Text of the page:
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1. I understand that Macklemore isn't gay. He says it in the song. I think that makes it all the more awesome.
2. I told my kids I was gay for a few reasons, but primarily because I think it's extremely important for gay teachers to out themselves to their students. This gives kids positive, successful queer role models. Having said that, my school board has an explicit anti-discrimination policy, so I can understand that it might not be safe for some teachers in the USA to do so. Remember, I'm a Canuck.
3. To the idea that my sexuality is my own business, this reminds me of the argument against teaching kids about gay people because "they don't need to know about gay sex." My answer to that is a two-parter: 1) you don't need to talk about sex to talk about relationships. Kids understand relationships, and I have talked about the LGBT community to kids as young as Grade 4. 2) Lots and lots of teachers keep a photo of their loved ones on their desk - why should I have to be any different?
4. No, to my shame, I hadn't yet heard of Macklemore, really. I HAD heard of the Thrift Shop song but I hadn't listened to it. I sometimes avoid things that are over-hyped.
5. "Pink Day", the occasion on which I outed myself to my students, is a day (up here? Not sure about the States) where people wear pink to stand up against (primarily homo/transphobic) bullying. My tough class didn't bring pink, but they went ahead and wore the pink bandanas I brought in!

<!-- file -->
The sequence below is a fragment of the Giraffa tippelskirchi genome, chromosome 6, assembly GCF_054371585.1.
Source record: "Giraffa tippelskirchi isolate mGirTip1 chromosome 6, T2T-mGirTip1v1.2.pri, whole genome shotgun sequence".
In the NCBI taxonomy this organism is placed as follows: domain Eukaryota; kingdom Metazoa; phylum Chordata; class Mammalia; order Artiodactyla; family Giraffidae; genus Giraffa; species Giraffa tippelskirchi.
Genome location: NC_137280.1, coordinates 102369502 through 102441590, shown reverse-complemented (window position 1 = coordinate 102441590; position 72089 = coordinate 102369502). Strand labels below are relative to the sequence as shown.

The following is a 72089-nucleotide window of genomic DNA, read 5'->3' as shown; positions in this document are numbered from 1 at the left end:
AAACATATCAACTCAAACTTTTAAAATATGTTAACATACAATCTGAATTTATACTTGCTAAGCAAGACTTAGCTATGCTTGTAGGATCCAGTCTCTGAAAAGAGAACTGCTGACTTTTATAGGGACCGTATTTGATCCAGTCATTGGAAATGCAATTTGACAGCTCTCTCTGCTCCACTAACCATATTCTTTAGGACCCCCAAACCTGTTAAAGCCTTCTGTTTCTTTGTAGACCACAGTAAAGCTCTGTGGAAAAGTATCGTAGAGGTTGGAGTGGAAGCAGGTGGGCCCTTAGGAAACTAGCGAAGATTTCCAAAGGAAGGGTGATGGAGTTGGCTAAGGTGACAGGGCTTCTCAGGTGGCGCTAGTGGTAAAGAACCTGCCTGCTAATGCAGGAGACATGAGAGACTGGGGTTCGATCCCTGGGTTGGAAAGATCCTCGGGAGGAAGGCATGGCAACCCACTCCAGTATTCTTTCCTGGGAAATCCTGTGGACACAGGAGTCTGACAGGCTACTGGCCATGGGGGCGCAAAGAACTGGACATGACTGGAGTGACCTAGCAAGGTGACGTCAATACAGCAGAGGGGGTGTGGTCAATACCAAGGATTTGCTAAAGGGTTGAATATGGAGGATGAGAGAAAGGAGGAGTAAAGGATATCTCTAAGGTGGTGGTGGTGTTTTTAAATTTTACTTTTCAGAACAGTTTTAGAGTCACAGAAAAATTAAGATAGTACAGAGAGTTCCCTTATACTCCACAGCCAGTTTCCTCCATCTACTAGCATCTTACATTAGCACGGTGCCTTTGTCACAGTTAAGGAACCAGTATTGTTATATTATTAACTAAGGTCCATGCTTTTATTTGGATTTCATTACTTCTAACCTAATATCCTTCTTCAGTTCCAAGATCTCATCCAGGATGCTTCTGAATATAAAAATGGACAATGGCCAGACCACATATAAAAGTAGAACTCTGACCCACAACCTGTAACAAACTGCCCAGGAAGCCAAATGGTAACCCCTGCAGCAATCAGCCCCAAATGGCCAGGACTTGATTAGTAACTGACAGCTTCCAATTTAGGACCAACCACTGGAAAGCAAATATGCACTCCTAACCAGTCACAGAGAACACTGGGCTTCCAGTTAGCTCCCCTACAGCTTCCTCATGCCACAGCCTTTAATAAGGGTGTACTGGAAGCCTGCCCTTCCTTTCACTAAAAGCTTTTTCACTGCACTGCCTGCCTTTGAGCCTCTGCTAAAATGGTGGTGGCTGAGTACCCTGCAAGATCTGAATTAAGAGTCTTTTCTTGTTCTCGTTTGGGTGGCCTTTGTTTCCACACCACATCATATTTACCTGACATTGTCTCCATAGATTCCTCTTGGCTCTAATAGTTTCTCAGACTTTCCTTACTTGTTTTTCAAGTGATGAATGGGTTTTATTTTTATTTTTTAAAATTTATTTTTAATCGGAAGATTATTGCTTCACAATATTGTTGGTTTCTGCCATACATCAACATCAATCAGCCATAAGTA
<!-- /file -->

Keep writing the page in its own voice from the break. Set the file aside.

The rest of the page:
6. My school/school board is in a very multicultural area of the province; there are a lot of immigrants from south Asian and middle-eastern countries, which makes me all that much more proud of my class, because I know (and they have told me) that many of their folks back home don't exactly approve of teh gayz. So, though it isn't a high Christian-evangelical population, it isn't a giant left-wing backyard either. And of course, for the record, I grew up in this community (and I am a pasty white boy myself) and I absolutely love the diversity in this area, and I love teaching it. Talk about learning a lot!
7. As for the controversy surrounding this song in a classroom down south (south of me, perhaps not actually SOUTH south), I'm glad that I live up here... ... because honestly this isn't the most controversial thing I've done by a longshot. A few months ago I had a trans* guest speaker come in and talk about his experience to two different homeroom classes, and it was simply wonderful, and the kids were super respectful.
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"It wasn't me!"
There's not much you can do when the righteous fist of the law comes down on you. Call it a mix-up, or call it a mistake, if someone's pegged you at the scene of a crime there's not much you can do but trust the justice system to prove you innocent. However, that's a gamble, and just because you've been given a "not guilty" doesn't mean the effects won't follow you for the rest of your life.
Reddit user, u/danbrownskin, wanted to hear about the times when it wasn't you, seriously, it was someone else, when they asked: